Thomas Gardiner left Canada to pursue an education in New York in 2005. But soon enough, his thoughts turned to where he grew up, in the western part of the country. “Being a foreign citizen living in another country, you think back to where you came from,” Gardiner said in a phone interview.
While still a student at Cooper Union, Gardiner began revisiting the places of his youth on summer breaks and looking at them with a new perspective. “I hadn’t been back to the prairies for quite a long time. Coming back, it looked a lot different to me after being in big cities,” he said.
Intermittently over the next five years, Gardiner traveled by car through British Columbia, Alberta, Saskatchewan, and Manitoba, staying with friends and family and photographing along the way. He went to familiar spots, like his father’s hometown and the rapids that he used to swim in as a child during the summer, but he also looked for novelty and had plenty of interactions with strangers. The result is an intensely personal tribute of the landscape that shaped him.
Using a 4-by-5 camera, Gardiner explored this vast and beautiful environment and often came up with images capturing notes of strangeness—among them a pair of actors in KKK attire preparing backstage for a historical play as well as various murals and portraits depicting natural scenes or animals. “I’ve always loved images of animals hanging in windows, which you see everywhere on the prairies. If I happen to ever drive past one, I almost always have to stop and take a look,” he said via email.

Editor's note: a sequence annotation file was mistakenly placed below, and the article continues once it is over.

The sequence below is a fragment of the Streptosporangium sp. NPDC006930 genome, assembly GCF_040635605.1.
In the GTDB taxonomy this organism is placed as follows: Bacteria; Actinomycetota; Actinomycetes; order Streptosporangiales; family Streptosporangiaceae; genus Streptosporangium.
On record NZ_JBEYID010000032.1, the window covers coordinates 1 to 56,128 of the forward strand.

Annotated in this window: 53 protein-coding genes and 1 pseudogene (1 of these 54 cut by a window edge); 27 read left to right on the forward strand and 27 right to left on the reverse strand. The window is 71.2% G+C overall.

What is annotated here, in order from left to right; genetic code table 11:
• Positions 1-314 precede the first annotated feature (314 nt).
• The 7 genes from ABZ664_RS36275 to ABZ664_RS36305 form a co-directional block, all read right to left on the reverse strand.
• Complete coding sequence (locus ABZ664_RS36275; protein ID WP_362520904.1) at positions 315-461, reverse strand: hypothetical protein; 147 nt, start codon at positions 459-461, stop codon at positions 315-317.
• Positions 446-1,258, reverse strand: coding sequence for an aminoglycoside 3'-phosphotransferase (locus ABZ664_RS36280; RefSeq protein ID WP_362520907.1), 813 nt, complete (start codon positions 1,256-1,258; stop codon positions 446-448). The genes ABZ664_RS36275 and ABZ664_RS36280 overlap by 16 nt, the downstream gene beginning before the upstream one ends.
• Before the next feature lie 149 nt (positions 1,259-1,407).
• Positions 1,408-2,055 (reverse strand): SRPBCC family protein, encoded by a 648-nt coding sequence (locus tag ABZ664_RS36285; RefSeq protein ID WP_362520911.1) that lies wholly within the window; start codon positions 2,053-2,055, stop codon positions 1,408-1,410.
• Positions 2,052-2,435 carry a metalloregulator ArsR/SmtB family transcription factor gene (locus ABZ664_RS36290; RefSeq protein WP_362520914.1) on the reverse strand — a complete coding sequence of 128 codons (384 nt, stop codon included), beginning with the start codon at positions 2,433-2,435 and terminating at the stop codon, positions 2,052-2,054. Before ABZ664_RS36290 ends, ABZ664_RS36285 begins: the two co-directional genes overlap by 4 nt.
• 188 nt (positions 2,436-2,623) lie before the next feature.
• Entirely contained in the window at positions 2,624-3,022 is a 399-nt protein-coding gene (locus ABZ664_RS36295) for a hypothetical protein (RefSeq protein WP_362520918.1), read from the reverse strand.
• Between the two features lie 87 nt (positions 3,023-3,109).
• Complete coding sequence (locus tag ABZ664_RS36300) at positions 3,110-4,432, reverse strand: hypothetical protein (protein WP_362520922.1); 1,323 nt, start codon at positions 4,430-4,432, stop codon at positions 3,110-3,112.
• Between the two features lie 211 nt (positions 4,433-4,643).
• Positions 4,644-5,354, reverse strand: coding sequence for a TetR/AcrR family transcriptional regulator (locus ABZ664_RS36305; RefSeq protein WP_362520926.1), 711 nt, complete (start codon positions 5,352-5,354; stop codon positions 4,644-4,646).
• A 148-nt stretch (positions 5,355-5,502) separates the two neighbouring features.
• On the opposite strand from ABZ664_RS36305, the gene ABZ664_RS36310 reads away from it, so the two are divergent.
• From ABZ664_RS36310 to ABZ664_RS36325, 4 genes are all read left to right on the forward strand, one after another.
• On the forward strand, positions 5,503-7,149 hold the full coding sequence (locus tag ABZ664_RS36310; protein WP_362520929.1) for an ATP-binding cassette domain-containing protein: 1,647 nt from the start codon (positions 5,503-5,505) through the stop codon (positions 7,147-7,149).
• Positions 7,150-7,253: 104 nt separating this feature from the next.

Like Canada in general, western Canada is hard to characterize. The small towns and communities there are largely involved in the extraction of resources like oil and uranium, and the winters there can be quite harsh. When pressed to define western Canada’s western Canadian-ness, Gardiner said that towns are generally located far apart from one another and that the remoteness may have given each its own distinct look. “I always got the sense of isolation living out there, being outside of the big cities. I think that maybe propels a sort of culture,” he said.